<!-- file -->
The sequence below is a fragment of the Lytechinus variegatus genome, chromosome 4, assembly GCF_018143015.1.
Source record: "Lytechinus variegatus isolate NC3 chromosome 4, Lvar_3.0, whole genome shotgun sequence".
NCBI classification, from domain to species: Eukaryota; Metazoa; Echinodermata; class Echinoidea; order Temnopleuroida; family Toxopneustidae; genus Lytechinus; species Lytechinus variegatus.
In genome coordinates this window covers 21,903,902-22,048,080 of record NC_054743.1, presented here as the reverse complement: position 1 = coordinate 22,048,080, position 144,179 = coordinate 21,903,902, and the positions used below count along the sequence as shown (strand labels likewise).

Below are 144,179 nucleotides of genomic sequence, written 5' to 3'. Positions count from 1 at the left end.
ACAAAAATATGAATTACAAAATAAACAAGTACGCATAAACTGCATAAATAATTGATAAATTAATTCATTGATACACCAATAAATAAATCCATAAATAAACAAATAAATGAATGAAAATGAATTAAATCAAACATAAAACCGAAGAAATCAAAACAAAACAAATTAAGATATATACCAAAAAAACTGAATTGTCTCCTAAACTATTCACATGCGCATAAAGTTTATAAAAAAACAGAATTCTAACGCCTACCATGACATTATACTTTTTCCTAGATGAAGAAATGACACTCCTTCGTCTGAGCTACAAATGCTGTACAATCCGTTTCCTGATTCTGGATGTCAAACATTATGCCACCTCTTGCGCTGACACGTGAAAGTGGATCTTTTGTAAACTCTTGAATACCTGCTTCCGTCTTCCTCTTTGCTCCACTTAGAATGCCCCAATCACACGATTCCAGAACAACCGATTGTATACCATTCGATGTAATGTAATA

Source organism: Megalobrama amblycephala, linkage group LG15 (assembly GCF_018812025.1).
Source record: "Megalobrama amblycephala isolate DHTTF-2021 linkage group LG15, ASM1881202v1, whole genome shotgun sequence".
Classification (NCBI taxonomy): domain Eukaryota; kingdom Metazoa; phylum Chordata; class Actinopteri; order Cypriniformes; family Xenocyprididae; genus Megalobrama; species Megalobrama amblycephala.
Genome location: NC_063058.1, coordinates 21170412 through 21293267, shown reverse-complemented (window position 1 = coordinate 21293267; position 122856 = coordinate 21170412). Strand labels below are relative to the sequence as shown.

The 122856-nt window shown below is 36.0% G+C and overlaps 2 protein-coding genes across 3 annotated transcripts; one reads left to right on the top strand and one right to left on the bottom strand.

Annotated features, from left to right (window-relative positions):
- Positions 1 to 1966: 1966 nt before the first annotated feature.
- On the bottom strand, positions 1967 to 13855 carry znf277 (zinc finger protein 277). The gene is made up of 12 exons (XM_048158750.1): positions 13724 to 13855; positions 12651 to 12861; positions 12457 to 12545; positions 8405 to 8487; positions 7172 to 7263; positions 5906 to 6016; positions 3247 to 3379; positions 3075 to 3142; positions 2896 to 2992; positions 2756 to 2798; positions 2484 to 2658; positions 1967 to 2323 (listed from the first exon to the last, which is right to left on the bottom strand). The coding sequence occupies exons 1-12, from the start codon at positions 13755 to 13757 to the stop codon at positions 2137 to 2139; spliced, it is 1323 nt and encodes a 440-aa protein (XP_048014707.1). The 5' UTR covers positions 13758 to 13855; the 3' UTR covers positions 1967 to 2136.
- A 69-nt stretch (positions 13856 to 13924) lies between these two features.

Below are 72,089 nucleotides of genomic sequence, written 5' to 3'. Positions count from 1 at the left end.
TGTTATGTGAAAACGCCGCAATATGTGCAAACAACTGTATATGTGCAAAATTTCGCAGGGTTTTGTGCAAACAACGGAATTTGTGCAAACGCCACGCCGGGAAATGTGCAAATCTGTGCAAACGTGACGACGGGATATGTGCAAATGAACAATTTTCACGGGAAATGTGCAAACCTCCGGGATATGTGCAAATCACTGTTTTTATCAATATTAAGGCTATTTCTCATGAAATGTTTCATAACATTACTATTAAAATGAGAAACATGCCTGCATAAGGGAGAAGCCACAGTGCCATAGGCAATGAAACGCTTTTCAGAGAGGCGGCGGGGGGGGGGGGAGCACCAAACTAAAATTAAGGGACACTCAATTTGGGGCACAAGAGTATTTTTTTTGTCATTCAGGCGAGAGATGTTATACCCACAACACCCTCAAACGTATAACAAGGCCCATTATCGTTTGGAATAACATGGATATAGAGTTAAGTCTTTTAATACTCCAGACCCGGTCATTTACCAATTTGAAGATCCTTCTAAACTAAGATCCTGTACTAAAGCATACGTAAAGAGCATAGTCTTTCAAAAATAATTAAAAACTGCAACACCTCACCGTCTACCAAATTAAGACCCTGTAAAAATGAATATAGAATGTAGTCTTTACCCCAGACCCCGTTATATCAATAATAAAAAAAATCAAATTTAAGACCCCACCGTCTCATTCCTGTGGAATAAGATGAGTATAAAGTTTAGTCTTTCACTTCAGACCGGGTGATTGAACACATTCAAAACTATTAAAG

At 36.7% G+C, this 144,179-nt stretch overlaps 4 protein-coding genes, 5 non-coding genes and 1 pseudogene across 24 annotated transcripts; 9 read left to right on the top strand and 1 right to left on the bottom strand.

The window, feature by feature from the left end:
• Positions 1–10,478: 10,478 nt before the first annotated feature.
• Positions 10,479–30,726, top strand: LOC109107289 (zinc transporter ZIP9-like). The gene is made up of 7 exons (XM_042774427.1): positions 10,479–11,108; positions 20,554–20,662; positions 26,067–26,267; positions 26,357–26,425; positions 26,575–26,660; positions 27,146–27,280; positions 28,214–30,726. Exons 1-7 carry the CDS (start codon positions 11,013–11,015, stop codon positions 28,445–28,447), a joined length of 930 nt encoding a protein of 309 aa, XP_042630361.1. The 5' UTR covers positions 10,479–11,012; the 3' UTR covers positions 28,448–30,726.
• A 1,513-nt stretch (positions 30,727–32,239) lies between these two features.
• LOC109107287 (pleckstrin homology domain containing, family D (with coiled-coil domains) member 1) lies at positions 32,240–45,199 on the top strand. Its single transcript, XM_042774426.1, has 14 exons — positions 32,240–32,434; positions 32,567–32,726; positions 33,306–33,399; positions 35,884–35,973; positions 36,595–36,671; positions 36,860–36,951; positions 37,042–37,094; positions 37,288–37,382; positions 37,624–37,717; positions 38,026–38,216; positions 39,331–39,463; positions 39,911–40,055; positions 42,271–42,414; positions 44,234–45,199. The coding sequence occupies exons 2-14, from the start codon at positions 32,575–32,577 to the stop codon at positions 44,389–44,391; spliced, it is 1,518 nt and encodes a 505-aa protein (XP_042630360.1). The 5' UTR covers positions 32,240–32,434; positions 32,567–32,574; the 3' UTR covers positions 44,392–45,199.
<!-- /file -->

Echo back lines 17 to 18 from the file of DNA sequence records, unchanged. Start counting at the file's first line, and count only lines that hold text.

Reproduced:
TGTTATGTGAAAACGCCGCAATATGTGCAAACAACTGTATATGTGCAAAATTTCGCAGGGTTTTGTGCAAACAACGGAATTTGTGCAAACGCCACGCCGGGAAATGTGCAAATCTGTGCAAACGTGACGACGGGATATGTGCAAATGAACAATTTTCACGGGAAATGTGCAAACCTCCGGGATATGTGCAAATCACTGTTTTTATCAATATTAAGGCTATTTCTCATGAAATGTTTCATAACATTACTATTAAAATGAGAAACATGCCTGCATAAGGGAGAAGCCACAGTGCCATAGGCAATGAAACGCTTTTCAGAGAGGCGGCGGGGGGGGGGGGAGCACCAAACTAAAATTAAGGGACACTCAATTTGGGGCACAAGAGTATTTTTTTTGTCATTCAGGCGAGAGATGTTATACCCACAACACCCTCAAACGTATAACAAGGCCCATTATCGTTTGGAATAACATGGATATAGAGTTAAGTCTTTTAATACTCCAGACCCGGTCATTTACCAATTTGAAGATCCTTCTAAACTAAGATCCTGTACTAAAGCATACGTAAAGAGCATAGTCTTTCAAAAATAATTAAAAACTGCAACACCTCACCGTCTACCAAATTAAGACCCTGTAAAAATGAATATAGAATGTAGTCTTTACCCCAGACCCCGTTATATCAATAATAAAAAAAATCAAATTTAAGACCCCACCGTCTCATTCCTGTGGAATAAGATGAGTATAAAGTTTAGTCTTTCACTTCAGACCGGGTGATTGAACACATTCAAAACTATTAAAG

At 36.7% G+C, this 144,179-nt stretch overlaps 4 protein-coding genes, 5 non-coding genes and 1 pseudogene across 24 annotated transcripts; 9 read left to right on the top strand and 1 right to left on the bottom strand.